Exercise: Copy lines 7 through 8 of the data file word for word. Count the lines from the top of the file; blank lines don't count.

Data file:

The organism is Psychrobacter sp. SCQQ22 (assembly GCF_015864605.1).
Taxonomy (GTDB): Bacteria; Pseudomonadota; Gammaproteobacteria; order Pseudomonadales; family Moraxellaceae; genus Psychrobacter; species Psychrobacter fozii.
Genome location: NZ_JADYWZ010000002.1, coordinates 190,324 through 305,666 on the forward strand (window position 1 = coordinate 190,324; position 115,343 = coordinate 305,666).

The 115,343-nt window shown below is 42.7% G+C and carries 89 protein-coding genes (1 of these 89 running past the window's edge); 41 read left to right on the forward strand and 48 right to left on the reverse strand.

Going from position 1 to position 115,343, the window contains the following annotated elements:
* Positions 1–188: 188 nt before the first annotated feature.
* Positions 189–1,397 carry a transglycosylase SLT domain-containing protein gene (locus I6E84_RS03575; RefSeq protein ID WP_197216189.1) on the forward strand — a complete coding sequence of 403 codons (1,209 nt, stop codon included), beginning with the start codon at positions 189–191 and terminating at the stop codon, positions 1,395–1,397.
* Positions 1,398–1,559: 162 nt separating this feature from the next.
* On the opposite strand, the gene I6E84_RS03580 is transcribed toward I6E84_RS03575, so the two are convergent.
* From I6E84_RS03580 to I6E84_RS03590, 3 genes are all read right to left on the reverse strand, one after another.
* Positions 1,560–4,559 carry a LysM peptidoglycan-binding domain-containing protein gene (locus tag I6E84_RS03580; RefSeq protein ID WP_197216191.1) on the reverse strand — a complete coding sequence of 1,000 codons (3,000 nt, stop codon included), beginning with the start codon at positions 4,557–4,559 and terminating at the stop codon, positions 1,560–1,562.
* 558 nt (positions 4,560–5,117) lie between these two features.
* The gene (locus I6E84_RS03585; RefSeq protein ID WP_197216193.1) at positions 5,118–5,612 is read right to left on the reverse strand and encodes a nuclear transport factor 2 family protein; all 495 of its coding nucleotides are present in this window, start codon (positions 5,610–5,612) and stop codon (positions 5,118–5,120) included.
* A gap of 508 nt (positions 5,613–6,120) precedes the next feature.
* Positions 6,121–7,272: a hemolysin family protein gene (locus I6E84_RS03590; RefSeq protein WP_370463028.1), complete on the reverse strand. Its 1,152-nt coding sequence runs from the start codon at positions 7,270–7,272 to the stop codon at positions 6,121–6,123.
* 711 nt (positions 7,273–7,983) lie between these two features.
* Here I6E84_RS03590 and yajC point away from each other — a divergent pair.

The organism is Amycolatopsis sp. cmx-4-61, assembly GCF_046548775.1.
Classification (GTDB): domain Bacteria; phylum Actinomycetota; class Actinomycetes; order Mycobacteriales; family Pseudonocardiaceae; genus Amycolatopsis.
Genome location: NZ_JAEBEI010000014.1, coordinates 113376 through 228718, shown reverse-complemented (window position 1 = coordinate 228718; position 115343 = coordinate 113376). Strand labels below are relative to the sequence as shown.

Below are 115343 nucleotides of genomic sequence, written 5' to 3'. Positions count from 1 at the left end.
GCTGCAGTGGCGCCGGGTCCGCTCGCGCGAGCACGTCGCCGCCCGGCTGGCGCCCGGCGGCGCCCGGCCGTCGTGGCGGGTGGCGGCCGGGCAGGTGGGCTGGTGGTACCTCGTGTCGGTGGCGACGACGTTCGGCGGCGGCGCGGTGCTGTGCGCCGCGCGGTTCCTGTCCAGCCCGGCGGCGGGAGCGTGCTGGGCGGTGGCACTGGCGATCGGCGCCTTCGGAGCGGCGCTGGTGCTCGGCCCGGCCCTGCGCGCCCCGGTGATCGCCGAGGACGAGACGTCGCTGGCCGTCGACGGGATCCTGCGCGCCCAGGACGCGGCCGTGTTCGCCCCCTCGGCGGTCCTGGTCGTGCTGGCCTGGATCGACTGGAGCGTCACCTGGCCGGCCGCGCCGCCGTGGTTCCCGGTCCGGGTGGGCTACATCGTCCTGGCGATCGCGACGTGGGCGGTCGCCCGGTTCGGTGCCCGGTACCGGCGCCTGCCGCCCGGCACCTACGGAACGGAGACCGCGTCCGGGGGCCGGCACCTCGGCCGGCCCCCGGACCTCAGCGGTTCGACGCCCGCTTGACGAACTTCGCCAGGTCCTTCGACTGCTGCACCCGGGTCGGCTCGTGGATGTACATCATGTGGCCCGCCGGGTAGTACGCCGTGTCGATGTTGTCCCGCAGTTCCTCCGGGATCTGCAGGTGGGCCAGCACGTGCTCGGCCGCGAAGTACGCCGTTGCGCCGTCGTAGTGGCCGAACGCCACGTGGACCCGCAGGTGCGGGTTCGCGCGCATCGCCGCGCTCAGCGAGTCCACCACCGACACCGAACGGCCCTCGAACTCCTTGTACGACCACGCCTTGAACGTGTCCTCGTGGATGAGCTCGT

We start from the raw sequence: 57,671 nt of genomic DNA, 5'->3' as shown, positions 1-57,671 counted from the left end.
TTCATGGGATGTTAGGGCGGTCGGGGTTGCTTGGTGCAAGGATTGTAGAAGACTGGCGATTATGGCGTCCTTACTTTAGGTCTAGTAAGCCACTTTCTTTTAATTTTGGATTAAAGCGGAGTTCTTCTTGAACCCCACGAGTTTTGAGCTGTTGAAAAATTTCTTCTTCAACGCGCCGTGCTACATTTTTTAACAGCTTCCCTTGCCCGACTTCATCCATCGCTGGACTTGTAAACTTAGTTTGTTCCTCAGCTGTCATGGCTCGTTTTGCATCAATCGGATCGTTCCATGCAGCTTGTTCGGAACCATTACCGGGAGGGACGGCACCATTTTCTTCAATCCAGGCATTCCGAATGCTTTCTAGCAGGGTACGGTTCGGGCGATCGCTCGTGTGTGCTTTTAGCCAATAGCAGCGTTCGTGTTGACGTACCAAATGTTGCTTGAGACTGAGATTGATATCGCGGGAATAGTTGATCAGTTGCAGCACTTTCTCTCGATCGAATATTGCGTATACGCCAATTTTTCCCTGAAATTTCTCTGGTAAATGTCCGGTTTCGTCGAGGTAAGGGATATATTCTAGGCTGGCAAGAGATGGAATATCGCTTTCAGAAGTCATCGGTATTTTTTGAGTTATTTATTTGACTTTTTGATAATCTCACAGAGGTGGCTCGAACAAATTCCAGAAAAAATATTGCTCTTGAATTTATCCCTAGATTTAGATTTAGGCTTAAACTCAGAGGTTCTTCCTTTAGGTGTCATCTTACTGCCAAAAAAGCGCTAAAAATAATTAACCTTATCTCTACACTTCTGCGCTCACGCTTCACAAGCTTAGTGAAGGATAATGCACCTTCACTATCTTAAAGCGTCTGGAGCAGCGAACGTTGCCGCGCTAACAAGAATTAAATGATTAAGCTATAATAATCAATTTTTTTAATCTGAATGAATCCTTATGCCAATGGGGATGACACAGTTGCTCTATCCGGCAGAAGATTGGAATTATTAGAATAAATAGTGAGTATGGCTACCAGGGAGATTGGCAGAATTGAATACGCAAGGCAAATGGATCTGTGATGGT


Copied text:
* Positions 189–1,397 carry a transglycosylase SLT domain-containing protein gene (locus I6E84_RS03575; RefSeq protein ID WP_197216189.1) on the forward strand — a complete coding sequence of 403 codons (1,209 nt, stop codon included), beginning with the start codon at positions 189–191 and terminating at the stop codon, positions 1,395–1,397.
* Positions 1,398–1,559: 162 nt separating this feature from the next.